Generations of American pastors have historically warned of the perils of courting politicians, seeing a pattern of partisanship as detrimental, or even antithetical, to their ministry. Many of those who engaged politically did so with deep qualms, and sometimes regret.

Samuel Miller, who served as a Presbyterian pastor in New York in the late 18th and early 19th centuries, was enamored with politics as a young man. Despite claiming that he was no “pulpit politician,” Miller consistently tried to ingratiate himself with prominent politicians such as George Washington, John Jay and John Adams. He was particularly fond of Thomas Jefferson. In a letter to a friend in December 1800, just a month after Jefferson’s election to the presidency, Miller bridled at those who questioned his support of a candidate many Christians believed to be an atheistic infidel: “I think myself perfectly consistent in saying that I had much rather have Mr. Jefferson President of the United States than an aristocratic Christian [John Adams].”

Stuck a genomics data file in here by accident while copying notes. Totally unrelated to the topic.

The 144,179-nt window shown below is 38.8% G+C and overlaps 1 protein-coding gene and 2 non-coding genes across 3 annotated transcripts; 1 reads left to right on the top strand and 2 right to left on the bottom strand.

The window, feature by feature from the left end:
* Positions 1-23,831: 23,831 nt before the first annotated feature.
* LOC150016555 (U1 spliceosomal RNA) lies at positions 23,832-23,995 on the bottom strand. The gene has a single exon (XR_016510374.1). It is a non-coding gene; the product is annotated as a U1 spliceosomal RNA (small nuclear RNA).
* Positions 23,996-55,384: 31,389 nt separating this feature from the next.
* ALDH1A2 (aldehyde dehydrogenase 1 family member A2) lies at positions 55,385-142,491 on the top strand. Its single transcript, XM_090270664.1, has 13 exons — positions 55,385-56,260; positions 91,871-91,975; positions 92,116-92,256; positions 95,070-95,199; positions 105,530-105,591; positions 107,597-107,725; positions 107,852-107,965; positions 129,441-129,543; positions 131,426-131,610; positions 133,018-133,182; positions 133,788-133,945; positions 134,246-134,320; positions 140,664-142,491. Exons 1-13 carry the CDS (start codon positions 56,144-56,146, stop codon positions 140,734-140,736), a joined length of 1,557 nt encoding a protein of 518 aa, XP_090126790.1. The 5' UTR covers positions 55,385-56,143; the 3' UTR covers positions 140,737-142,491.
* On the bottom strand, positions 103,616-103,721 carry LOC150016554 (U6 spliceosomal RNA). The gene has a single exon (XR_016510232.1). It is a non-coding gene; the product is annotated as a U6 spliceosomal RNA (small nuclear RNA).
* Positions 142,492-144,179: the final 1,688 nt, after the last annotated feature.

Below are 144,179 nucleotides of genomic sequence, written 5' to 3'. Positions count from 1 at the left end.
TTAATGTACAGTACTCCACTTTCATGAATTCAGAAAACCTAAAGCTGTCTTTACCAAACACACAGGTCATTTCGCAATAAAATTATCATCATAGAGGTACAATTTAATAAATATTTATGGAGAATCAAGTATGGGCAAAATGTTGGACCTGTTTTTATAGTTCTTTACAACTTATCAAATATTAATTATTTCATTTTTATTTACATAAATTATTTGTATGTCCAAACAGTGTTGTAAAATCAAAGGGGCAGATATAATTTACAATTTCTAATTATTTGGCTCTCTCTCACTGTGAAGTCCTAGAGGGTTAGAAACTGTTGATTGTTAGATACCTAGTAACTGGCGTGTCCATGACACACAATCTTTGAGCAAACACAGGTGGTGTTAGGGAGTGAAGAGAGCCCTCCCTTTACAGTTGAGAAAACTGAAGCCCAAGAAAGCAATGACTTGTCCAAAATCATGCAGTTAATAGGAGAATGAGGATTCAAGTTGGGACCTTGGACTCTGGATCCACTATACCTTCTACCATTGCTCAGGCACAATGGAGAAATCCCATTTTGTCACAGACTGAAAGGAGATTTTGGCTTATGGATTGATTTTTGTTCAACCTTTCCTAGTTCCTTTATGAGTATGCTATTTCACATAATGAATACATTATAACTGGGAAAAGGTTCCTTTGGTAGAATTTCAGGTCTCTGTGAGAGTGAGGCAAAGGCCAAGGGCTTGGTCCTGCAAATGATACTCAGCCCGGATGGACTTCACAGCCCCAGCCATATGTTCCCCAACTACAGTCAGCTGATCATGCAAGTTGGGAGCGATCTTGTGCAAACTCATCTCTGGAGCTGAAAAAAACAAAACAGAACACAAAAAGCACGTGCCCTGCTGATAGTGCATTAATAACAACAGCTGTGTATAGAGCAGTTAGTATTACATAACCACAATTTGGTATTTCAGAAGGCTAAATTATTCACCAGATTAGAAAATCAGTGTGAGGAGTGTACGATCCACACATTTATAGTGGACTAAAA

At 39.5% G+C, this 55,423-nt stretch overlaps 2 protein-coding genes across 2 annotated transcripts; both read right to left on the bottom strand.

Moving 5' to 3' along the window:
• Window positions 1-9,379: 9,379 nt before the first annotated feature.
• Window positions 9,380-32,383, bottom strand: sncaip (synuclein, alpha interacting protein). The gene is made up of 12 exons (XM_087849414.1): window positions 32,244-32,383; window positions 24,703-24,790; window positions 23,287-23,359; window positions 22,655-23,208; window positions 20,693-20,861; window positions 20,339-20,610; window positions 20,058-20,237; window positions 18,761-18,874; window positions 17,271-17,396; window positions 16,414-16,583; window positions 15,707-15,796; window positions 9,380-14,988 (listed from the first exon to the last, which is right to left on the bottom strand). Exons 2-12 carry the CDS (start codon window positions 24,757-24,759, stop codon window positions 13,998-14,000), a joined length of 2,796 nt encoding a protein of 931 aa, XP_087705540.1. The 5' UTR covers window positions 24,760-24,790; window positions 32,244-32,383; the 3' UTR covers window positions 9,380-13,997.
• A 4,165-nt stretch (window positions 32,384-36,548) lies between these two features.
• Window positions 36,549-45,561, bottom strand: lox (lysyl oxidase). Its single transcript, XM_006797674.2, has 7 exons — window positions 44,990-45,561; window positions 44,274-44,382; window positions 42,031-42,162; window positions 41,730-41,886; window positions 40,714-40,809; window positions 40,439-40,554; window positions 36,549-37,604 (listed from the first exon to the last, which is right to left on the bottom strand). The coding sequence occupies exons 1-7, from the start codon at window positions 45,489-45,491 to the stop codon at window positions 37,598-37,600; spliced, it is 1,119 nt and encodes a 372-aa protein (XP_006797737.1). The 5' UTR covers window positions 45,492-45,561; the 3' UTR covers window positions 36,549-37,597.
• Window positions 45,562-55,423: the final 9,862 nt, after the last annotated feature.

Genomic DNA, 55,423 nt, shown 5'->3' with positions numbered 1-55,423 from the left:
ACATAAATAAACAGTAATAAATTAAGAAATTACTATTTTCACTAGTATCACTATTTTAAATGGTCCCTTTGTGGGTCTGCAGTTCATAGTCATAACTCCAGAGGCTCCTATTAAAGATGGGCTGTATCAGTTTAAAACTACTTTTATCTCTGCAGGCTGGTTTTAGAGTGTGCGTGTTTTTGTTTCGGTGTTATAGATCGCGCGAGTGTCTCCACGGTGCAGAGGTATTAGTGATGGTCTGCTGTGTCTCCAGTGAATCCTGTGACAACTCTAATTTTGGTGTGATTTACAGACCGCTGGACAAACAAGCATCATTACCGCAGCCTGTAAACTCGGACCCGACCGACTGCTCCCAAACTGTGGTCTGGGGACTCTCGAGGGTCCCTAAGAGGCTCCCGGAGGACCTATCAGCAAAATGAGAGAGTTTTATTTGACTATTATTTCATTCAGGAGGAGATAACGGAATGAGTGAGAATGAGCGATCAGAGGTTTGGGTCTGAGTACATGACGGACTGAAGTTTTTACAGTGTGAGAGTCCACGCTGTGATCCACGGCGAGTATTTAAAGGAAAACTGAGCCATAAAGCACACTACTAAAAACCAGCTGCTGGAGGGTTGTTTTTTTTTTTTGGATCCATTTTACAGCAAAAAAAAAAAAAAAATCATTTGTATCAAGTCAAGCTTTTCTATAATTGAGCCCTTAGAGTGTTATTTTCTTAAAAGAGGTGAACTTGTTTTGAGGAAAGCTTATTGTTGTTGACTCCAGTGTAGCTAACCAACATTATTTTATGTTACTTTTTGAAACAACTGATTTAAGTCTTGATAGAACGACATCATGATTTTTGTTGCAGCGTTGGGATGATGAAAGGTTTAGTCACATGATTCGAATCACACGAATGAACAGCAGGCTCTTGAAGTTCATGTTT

But Miller cautioned ministers against the “strange” choice of making religion “an engine of party” when they “ought to be its wise, prudent, and wary defenders.” Those seeds of doubt matured into full-grown trees of regret in his later years. He turned on Jefferson, whom he denounced in the 1830s as “one of the meanest and basest of men.” Indeed, Miller renounced his courtship of politicians and politics in general, which did “injury to my ministry.” Echoing  Washington’s farewell address of 1796, he recommended that pastors avoid such “unnecessary political entanglements and alienations.”

A century and a half later, the Rev. Billy Graham likewise pursued a path of political courtship, becoming widely known as a pastor to all presidents from Harry S. Truman to Barack Obama. Yet politics would later become a keen source of regret for the pastor, especially his relationship with Nixon, whom he informally advised for several years.